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      Carolyn Whitlock

      Although Winston Jones completed his life several years ago, his memory is kept alive by members of the ABA. I have just found a write-up about him and wanted to share it. The story is from The Denver Post.

      “Ding-a-ling” collected, exhibited 8,000 bells
      By Claire Martin
      Denver Post Staff Writer
      Posted: 08/27/2006 01:00:00 AM MDTAdd a Comment | Updated: 8 years ago

      Click photo to enlarge
      Winston H. Jones rings a giant bell in his vast collection in 1981. Jones, who died… (Post file)

      Winston H. Jones, who died at age 92 on Aug. 14 in Evergreen, spent his life filling his home and yard with a vast collection of bells that he tolled each July 4 in a tradition that began with a request from President John F. Kennedy.

      At noon each Independence Day, Jones and volunteers rang every outside bell in his collection, creating a clangor that reverberated in the bones of the people who gathered to listen. In 1995, National Public Radio carried a live broadcast of the tradition, with Jones exclaiming theatrically, “It’s going to be wild. Get ready, get ready! Here we go!”

      Born on May 15, 1914, Jones was adopted as a toddler by Blanche Jones, the well-heeled, childless wife of Hastings, Neb., automotive distributorship executive Arthur H. Jones.

      His fascination with bells began in boyhood, when he received a bicycle with a bell on its handlebars as a birthday gift. The bicycle interested him less than its merry bell, which remained in his collection until he died.

      Jones continued amassing bells throughout his youth, adding to his stash throughout his years at Hastings College. After graduating, he traveled as an actor and makeup artist with summer-stock repertory theater companies and later toured with one of David O. Selznick’s regional theater troupes. In his travels, Jones never missed an opportunity to look for bells in antique shops, secondhand stores and estate sales.

      During World War II, he served as a sergeant in the U.S. Army Medical Corps. He liked to tell people that he frustrated commanding officers by filling his footlocker with bells instead of his military-issued belongings, a story his cousin Jack Osborne considered apocryphal.

      Upon his discharge from the Army, Jones and his already sizable bell collection moved to Evergreen where his parents owned an imposing stone and log house on 36 acres they bought in 1919.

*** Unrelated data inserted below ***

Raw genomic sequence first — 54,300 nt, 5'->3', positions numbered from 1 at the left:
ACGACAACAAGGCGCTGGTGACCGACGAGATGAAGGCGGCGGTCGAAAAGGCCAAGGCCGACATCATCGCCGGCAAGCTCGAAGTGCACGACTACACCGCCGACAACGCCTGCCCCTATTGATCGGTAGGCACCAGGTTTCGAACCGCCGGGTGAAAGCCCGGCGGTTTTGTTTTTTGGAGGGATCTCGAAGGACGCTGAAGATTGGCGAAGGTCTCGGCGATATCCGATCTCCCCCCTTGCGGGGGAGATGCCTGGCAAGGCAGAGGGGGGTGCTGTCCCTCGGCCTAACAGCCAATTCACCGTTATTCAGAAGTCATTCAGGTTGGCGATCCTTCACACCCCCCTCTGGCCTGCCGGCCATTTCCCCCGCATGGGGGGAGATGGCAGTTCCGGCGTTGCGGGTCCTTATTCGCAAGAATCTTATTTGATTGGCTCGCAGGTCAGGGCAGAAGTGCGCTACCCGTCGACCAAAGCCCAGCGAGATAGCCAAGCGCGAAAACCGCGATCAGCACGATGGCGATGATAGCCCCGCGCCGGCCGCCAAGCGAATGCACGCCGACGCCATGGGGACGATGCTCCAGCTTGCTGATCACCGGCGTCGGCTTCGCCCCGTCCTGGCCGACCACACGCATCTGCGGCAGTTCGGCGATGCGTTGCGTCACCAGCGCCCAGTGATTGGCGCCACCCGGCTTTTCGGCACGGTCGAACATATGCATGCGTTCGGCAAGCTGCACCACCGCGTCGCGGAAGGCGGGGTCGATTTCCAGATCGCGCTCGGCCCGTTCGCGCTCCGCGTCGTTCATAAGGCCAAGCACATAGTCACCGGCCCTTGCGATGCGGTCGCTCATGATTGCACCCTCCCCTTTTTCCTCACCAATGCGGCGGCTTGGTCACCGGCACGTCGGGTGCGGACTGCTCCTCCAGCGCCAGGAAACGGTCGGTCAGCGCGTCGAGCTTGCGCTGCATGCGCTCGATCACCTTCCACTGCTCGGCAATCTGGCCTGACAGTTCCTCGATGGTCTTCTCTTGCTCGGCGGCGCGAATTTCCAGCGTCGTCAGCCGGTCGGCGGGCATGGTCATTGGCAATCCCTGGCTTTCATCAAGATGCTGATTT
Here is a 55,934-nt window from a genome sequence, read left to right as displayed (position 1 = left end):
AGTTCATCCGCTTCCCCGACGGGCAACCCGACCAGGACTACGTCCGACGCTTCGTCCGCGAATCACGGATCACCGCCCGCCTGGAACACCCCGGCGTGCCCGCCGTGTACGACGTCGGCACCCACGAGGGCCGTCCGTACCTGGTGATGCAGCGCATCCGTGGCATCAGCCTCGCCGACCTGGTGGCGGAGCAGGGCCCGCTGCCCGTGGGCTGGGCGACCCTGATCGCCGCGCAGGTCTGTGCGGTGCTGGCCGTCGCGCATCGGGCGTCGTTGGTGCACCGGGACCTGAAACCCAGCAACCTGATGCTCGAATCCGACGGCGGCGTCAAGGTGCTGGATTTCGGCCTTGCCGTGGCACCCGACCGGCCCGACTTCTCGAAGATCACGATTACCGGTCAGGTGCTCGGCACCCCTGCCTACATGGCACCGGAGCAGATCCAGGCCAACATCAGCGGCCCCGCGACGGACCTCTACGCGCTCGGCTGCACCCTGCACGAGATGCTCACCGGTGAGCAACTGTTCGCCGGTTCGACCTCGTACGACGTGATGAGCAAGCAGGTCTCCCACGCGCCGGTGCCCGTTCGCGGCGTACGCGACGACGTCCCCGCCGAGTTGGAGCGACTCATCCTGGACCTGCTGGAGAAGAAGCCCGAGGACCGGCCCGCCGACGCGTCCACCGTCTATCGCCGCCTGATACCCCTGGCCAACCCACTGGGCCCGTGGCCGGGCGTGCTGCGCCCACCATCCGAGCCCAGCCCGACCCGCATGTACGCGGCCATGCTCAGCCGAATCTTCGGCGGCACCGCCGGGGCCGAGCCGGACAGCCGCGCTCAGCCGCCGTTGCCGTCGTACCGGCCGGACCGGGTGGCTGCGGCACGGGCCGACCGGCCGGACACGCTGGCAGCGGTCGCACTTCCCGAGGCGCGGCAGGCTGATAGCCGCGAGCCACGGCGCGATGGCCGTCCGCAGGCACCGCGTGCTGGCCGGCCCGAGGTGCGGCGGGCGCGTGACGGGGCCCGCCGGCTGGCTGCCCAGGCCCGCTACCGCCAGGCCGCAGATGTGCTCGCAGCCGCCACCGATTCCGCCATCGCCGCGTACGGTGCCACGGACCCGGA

He found a job at Denver hardware wholesaler Hendrie & Bolthoff and married fellow employee Erma Ament.

      In 1953, Jones’ parents died, and he inherited a comfortable trust fund. He and his wife added a basement room to the Evergreen house, enclosed the once-screened porch, and Jones threw himself into his avocation.

      In 1957, he joined the American Bell Association, established an ABA chapter in Colorado, and opened his collection – by then 3,000 bells – to the public as the International Bell Museum.

      The museum was housed in two rooms of Jones’ imposing home, with an outdoor exhibit installed on the front lawn.

      “I’m the ding-a-ling with all the ding-dongs,” he liked to say grandly, investing his words with the elocution once brought to his acting roles.

      The sheer scope of his resonant trove – more than 100 bells hung in Jones’ front yard – left visitors dumbfounded.

      By the time he died, his collection exceeded 8,000 bells, according to cousin and executor Jack Osborne.

      The museum collection included tea bells, church bells, tower school bells, locomotive bells, ship’s bells, temple bells and gongs, cheap souvenir bells, dinner bells and hand bells.

      Jones owned a bell from a cargo ship used in the early 1900s, a bronze French desk bell that chimed when he turned the button on top, and an Anglican church bell cast in 1727 during the year King George II took the throne in Great Britain.

      “He had bells that covered every facet of that hobby, from those with absolutely no monetary or historic value, to bells of such major historic significance that they are invaluable,” Osborne said.

      “To Winston, a bell was a bell. If he was actually going to spend his own money on a bell, he probably was somewhat particular. But people gave him a lot of bells, because a bell makes a practical gift for someone with a bell collection.

      Even those little bells, he labeled – who gave it to him, where it came from. He’d try to make something out of it.”

      Jones knew by heart each bell’s own history – where it was cast and how it came to his collection – as well as its social context.

      He took enormous satisfaction in recounting the time that, browsing in a junk store, he recognized a bell valued at $750 by the American Bell Association. Jones asked to see it.

      “Give me a buck and a half and you can have it,” the shopkeeper snapped.

      “I never got two bucks out of my pocket so fast in all my life,” Jones triumphantly concluded.

      Among Jones’ most prized bells was the enormous 4-foot bell that once summoned and dismissed generations of Hastings High School students, and a hand-painted cowbell from an Austrian innkeeper for whom Jones worked one summer.

      Jones owned the Ludlow Mine bell that tolled for the miners who became victims of the 1914 Ludlow Massacre, when 20 striking miners and their families were shot and fatally burned. The Ludlow Mine bell was mounted on the stone stairs enclosing the vast staircase at the museum’s entrance, along with a placard detailing the roles that bells played throughout history.

      Jones donated his collection to Hastings College, his alma mater.

      His wife, Erma Ament Jones, died in 1972. They had no children.

      Staff writer Claire Martin can be reached at 303-954-1477 or

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